Orthodox confession is the only relationship that I can think of that mirrors therapy in as much as we have no concrete evidence regarding our analysts or our priests personal life. Are they married, are they straight, do they have children? Even your thoughts about their life are projections from the self waiting to be interpreted. It is both peculiar and familiar that after 3 years I still, very occasionally, ask a direct question. The questions I ask are hinged with sarcasm and knowing as I may say “Well I have worked out that you are straight by now.” These feeble attempts always bring a wry smile to my therapists face and the enjoyment for me is studying my analyst and watching him trying to hide any evidence. It feels very child like but I think he enjoys it just as much as I do. It’s as though we both secretly and humbly get the gig.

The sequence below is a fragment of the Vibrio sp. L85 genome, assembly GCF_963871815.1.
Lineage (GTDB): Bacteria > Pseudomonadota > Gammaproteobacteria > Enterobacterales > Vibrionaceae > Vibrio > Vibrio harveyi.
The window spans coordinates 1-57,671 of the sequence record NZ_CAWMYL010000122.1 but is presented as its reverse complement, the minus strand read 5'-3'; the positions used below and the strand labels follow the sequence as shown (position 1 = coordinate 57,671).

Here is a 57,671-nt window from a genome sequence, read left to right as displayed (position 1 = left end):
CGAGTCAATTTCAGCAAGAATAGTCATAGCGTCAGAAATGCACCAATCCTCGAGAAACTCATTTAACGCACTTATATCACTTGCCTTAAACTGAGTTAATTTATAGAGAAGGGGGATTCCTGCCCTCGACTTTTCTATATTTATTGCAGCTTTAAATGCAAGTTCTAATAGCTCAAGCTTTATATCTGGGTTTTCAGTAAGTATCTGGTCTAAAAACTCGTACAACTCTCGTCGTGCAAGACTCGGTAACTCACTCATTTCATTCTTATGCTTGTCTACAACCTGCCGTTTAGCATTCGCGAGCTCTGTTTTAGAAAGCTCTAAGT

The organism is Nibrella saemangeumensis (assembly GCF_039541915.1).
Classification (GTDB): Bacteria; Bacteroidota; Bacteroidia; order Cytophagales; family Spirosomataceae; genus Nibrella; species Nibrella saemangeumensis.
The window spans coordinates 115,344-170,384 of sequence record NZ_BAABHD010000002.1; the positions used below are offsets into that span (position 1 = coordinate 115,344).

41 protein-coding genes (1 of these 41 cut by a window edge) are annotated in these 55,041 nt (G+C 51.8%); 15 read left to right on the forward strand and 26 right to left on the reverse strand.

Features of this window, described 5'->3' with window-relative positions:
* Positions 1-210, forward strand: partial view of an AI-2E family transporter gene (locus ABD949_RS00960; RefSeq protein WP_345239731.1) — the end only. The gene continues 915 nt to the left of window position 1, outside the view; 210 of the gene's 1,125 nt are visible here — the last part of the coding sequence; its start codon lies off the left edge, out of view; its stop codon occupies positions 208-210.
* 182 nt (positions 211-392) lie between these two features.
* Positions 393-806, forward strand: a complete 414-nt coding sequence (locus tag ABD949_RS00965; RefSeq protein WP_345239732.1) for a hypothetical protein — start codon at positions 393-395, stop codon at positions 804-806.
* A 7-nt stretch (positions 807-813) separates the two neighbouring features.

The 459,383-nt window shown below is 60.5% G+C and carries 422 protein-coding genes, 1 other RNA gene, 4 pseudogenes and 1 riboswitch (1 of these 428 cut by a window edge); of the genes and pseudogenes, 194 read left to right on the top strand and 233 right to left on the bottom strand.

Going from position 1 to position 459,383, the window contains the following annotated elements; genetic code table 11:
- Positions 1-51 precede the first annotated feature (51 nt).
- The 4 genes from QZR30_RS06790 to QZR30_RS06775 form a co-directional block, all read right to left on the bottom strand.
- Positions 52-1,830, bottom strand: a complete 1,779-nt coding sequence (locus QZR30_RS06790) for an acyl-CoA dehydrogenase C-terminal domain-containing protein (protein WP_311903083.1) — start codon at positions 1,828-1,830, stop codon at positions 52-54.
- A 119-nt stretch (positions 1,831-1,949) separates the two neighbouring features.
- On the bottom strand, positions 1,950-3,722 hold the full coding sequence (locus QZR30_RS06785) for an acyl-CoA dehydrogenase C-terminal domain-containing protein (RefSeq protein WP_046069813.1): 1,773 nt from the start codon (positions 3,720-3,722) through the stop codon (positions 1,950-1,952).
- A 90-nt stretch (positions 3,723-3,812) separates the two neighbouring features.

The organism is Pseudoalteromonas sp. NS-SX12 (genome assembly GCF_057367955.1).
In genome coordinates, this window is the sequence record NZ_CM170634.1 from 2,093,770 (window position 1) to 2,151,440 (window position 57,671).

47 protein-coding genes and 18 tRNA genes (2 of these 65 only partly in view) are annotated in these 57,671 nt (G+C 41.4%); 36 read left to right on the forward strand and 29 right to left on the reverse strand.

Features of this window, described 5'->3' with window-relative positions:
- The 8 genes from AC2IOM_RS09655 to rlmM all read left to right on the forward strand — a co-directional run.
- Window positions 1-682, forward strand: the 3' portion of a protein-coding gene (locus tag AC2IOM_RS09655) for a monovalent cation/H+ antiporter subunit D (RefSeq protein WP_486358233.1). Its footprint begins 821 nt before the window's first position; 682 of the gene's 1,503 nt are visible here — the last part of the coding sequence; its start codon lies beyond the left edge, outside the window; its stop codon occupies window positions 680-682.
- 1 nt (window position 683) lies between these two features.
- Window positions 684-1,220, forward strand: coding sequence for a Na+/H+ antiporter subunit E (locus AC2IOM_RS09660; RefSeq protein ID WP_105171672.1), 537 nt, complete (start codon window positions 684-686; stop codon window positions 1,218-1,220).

So all we are left with is our own projections regarding our therapists life. This in itself is so crucial and the lesson can be applied to so many relational situations we encounter every day. The example that leaps out at me is “I can’t believe he/she has done that”. “I” being full of preconceived notions of how things should be done. “Can’t believe” My beliefs are fixed and different from yours. Taken to an extreme we can be continuously surprised and angry at how others behave, think or even feel.
When this lesson has been understood we can then apply this concept to the different parts of our own psyche which may enable us to be more kind to ourselves. “I can understand why that part of me would feel threatened by this or that situation” or “I am not surprised I have kicked myself in over this”. This kind of empathy shown to oneself can be simply put as learning to laugh at yourself but I think that it is more complex than that. It’s being able to laugh, cry or be anxious at yourself. The important thing is that you are there for yourself.
Believe nothing, no matter where you read it, unless it agrees with your own reason and your own common sense ~ Buddha